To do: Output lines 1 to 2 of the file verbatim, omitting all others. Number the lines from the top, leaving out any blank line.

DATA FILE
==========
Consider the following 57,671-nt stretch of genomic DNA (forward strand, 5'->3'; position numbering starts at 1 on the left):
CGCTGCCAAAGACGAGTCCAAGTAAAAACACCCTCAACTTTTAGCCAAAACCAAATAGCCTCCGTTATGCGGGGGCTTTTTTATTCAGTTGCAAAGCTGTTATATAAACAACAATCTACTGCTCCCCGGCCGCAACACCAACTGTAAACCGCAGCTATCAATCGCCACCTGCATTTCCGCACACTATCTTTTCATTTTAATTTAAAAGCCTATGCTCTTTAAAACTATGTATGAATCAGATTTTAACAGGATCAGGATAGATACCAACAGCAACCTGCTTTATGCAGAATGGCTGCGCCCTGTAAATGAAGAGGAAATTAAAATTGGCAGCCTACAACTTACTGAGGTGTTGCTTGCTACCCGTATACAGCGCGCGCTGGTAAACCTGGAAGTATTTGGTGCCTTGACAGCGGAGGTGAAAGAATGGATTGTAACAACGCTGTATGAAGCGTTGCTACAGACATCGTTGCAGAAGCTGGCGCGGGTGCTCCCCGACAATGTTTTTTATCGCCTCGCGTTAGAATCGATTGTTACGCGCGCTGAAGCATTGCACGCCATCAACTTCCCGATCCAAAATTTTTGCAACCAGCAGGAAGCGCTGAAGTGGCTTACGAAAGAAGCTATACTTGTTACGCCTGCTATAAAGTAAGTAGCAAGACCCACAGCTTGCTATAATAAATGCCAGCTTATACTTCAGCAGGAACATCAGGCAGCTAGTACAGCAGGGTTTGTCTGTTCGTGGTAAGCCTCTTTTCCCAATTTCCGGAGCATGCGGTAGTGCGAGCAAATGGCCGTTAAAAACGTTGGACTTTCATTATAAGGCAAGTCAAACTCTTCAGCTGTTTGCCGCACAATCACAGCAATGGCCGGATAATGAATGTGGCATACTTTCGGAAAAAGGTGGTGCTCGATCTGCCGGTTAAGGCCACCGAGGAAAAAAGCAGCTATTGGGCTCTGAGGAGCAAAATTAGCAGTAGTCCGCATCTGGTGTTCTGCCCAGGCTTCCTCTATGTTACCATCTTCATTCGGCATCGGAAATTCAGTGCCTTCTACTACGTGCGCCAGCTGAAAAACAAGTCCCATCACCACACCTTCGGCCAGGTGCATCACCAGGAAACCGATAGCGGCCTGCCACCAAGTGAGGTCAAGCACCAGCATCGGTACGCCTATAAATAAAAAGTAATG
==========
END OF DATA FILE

Consider the following 57,671-nt stretch of genomic DNA (forward strand, 5'->3'; position numbering starts at 1 on the left):
CGCTGCCAAAGACGAGTCCAAGTAAAAACACCCTCAACTTTTAGCCAAAACCAAATAGCCTCCGTTATGCGGGGGCTTTTTTATTCAGTTGCAAAGCTGTTATATAAACAACAATCTACTGCTCCCCGGCCGCAACACCAACTGTAAACCGCAGCTATCAATCGCCACCTGCATTTCCGCACACTATCTTTTCATTTTAATTTAAAAGCCTATGCTCTTTAAAACTATGTATGAATCAGATTTTAACAGGATCAGGATAGATACCAACAGCAACCTGCTTTATGCAGAATGGCTGCGCCCTGTAAATGAAGAGGAAATTAAAATTGGCAGCCTACAACTTACTGAGGTGTTGCTTGCTACCCGTATACAGCGCGCGCTGGTAAACCTGGAAGTATTTGGTGCCTTGACAGCGGAGGTGAAAGAATGGATTGTAACAACGCTGTATGAAGCGTTGCTACAGACATCGTTGCAGAAGCTGGCGCGGGTGCTCCCCGACAATGTTTTTTATCGCCTCGCGTTAGAATCGATTGTTACGCGCGCTGAAGCATTGCACGCCATCAACTTCCCGATCCAAAATTTTTGCAACCAGCAGGAAGCGCTGAAGTGGCTTACGAAAGAAGCTATACTTGTTACGCCTGCTATAAAGTAAGTAGCAAGACCCACAGCTTGCTATAATAAATGCCAGCTTATACTTCAGCAGGAACATCAGGCAGCTAGTACAGCAGGGTTTGTCTGTTCGTGGTAAGCCTCTTTTCCCAATTTCCGGAGCATGCGGTAGTGCGAGCAAATGGCCGTTAAAAACGTTGGACTTTCATTATAAGGCAAGTCAAACTCTTCAGCTGTTTGCCGCACAATCACAGCAATGGCCGGATAATGAATGTGGCATACTTTCGGAAAAAGGTGGTGCTCGATCTGCCGGTTAAGGCCACCGAGGAAAAAAGCAGCTATTGGGCTCTGAGGAGCAAAATTAGCAGTAGTCCGCATCTGGTGTTCTGCCCAGGCTTCCTCTATGTTACCATCTTCATTCGGCATCGGAAATTCAGTGCCTTCTACTACGTGCGCCAGCTGAAAAACAAGTCCCATCACCACACCTTCGGCCAGGTGCATCACCAGGAAACCGATAGCGGCCTGCCACCAAGTGAGGTCAAGCACCAGCATCGGTACGCCTATAAATAAAAAGTAATG